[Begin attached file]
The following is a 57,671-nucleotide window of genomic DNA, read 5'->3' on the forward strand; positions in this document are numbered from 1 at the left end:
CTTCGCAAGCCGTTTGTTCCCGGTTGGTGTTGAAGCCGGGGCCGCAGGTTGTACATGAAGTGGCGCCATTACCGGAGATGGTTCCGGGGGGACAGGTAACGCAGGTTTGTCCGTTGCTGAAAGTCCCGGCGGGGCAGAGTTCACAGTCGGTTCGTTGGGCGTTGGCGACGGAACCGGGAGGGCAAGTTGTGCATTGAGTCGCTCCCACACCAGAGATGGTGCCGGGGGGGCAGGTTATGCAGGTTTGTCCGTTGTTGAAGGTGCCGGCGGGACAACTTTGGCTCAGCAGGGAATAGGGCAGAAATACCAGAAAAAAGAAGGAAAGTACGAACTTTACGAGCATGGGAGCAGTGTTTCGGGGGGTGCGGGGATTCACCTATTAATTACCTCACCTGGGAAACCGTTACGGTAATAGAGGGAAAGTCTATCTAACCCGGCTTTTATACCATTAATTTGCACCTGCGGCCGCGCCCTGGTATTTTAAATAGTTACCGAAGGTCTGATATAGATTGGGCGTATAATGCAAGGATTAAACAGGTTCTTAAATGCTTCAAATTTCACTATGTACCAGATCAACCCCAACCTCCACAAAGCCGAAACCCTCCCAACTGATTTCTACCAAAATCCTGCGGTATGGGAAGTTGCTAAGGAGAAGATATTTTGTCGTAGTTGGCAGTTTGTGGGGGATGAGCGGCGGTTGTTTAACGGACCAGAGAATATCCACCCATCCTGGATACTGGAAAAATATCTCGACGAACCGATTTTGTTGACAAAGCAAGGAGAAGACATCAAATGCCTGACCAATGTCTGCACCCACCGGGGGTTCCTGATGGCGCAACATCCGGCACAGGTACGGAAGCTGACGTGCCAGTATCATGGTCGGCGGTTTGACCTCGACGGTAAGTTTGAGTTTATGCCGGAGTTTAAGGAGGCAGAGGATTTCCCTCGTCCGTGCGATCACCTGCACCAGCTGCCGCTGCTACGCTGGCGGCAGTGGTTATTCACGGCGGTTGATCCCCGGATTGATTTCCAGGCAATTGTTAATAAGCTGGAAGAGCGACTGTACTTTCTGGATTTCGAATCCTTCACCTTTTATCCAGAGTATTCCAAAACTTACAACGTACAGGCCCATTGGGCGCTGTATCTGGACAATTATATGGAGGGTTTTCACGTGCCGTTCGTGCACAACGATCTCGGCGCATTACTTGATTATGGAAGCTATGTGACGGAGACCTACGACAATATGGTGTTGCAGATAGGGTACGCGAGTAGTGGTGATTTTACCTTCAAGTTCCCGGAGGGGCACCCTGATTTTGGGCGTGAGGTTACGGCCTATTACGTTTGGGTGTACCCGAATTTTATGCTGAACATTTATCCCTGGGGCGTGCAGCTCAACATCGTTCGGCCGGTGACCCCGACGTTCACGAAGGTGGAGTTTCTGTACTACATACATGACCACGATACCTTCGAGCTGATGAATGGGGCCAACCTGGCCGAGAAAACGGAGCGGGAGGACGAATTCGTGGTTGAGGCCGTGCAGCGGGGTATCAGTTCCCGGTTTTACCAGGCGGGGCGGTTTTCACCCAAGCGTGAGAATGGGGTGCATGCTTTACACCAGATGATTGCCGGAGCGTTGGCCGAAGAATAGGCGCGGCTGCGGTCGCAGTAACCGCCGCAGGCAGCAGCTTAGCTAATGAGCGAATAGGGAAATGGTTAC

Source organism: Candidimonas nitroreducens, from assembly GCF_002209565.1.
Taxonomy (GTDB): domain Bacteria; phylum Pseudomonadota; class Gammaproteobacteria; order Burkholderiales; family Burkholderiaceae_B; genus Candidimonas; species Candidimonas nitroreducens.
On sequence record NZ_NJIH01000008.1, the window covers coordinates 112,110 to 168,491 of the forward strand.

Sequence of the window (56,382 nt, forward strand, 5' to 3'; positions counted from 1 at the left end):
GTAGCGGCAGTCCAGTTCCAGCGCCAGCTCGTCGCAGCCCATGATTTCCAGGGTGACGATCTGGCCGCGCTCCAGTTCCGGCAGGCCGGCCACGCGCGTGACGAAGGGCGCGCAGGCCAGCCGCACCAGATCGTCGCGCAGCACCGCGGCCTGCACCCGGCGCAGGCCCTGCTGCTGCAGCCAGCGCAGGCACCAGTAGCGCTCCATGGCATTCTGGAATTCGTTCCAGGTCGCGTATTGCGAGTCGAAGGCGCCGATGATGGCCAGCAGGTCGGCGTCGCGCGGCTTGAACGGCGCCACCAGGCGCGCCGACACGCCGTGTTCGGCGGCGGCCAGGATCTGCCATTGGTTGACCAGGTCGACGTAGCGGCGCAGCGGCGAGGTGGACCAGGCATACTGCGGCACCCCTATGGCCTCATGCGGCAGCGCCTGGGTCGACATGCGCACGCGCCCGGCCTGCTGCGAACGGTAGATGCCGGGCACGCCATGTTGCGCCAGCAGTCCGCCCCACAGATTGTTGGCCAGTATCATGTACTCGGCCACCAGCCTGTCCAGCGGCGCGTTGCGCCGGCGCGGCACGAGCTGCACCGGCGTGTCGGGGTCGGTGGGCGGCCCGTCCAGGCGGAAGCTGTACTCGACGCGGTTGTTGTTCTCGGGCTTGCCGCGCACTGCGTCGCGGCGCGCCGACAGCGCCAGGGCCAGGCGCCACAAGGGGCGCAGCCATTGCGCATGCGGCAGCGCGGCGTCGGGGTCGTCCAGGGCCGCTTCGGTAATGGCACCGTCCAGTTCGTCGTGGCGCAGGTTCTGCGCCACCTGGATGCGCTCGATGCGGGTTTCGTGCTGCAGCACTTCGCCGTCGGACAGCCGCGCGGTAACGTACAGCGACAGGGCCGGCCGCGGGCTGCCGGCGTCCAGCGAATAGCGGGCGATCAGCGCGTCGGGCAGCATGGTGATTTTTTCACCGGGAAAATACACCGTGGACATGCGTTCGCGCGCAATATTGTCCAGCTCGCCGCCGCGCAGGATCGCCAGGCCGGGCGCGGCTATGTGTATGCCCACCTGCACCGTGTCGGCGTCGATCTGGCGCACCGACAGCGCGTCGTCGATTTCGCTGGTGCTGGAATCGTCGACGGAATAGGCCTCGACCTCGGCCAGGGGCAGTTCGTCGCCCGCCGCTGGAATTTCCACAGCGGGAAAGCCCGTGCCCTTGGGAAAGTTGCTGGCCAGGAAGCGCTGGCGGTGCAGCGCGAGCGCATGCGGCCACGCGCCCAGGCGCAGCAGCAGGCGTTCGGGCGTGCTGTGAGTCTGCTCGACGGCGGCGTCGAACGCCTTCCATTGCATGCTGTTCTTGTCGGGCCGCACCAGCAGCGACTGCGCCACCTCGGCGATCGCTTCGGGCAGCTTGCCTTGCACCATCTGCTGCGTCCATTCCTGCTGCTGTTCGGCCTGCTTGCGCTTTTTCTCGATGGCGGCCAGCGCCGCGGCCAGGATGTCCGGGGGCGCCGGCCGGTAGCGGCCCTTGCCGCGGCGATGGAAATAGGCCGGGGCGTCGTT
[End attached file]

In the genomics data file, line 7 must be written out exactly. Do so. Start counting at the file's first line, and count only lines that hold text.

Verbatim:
GTAGCGGCAGTCCAGTTCCAGCGCCAGCTCGTCGCAGCCCATGATTTCCAGGGTGACGATCTGGCCGCGCTCCAGTTCCGGCAGGCCGGCCACGCGCGTGACGAAGGGCGCGCAGGCCAGCCGCACCAGATCGTCGCGCAGCACCGCGGCCTGCACCCGGCGCAGGCCCTGCTGCTGCAGCCAGCGCAGGCACCAGTAGCGCTCCATGGCATTCTGGAATTCGTTCCAGGTCGCGTATTGCGAGTCGAAGGCGCCGATGATGGCCAGCAGGTCGGCGTCGCGCGGCTTGAACGGCGCCACCAGGCGCGCCGACACGCCGTGTTCGGCGGCGGCCAGGATCTGCCATTGGTTGACCAGGTCGACGTAGCGGCGCAGCGGCGAGGTGGACCAGGCATACTGCGGCACCCCTATGGCCTCATGCGGCAGCGCCTGGGTCGACATGCGCACGCGCCCGGCCTGCTGCGAACGGTAGATGCCGGGCACGCCATGTTGCGCCAGCAGTCCGCCCCACAGATTGTTGGCCAGTATCATGTACTCGGCCACCAGCCTGTCCAGCGGCGCGTTGCGCCGGCGCGGCACGAGCTGCACCGGCGTGTCGGGGTCGGTGGGCGGCCCGTCCAGGCGGAAGCTGTACTCGACGCGGTTGTTGTTCTCGGGCTTGCCGCGCACTGCGTCGCGGCGCGCCGACAGCGCCAGGGCCAGGCGCCACAAGGGGCGCAGCCATTGCGCATGCGGCAGCGCGGCGTCGGGGTCGTCCAGGGCCGCTTCGGTAATGGCACCGTCCAGTTCGTCGTGGCGCAGGTTCTGCGCCACCTGGATGCGCTCGATGCGGGTTTCGTGCTGCAGCACTTCGCCGTCGGACAGCCGCGCGGTAACGTACAGCGACAGGGCCGGCCGCGGGCTGCCGGCGTCCAGCGAATAGCGGGCGATCAGCGCGTCGGGCAGCATGGTGATTTTTTCACCGGGAAAATACACCGTGGACATGCGTTCGCGCGCAATATTGTCCAGCTCGCCGCCGCGCAGGATCGCCAGGCCGGGCGCGGCTATGTGTATGCCCACCTGCACCGTGTCGGCGTCGATCTGGCGCACCGACAGCGCGTCGTCGATTTCGCTGGTGCTGGAATCGTCGACGGAATAGGCCTCGACCTCGGCCAGGGGCAGTTCGTCGCCCGCCGCTGGAATTTCCACAGCGGGAAAGCCCGTGCCCTTGGGAAAGTTGCTGGCCAGGAAGCGCTGGCGGTGCAGCGCGAGCGCATGCGGCCACGCGCCCAGGCGCAGCAGCAGGCGTTCGGGCGTGCTGTGAGTCTGCTCGACGGCGGCGTCGAACGCCTTCCATTGCATGCTGTTCTTGTCGGGCCGCACCAGCAGCGACTGCGCCACCTCGGCGATCGCTTCGGGCAGCTTGCCTTGCACCATCTGCTGCGTCCATTCCTGCTGCTGTTCGGCCTGCTTGCGCTTTTTCTCGATGGCGGCCAGCGCCGCGGCCAGGATGTCCGGGGGCGCCGGCCGGTAGCGGCCCTTGCCGCGGCGATGGAAATAGGCCGGGGCGTCGTT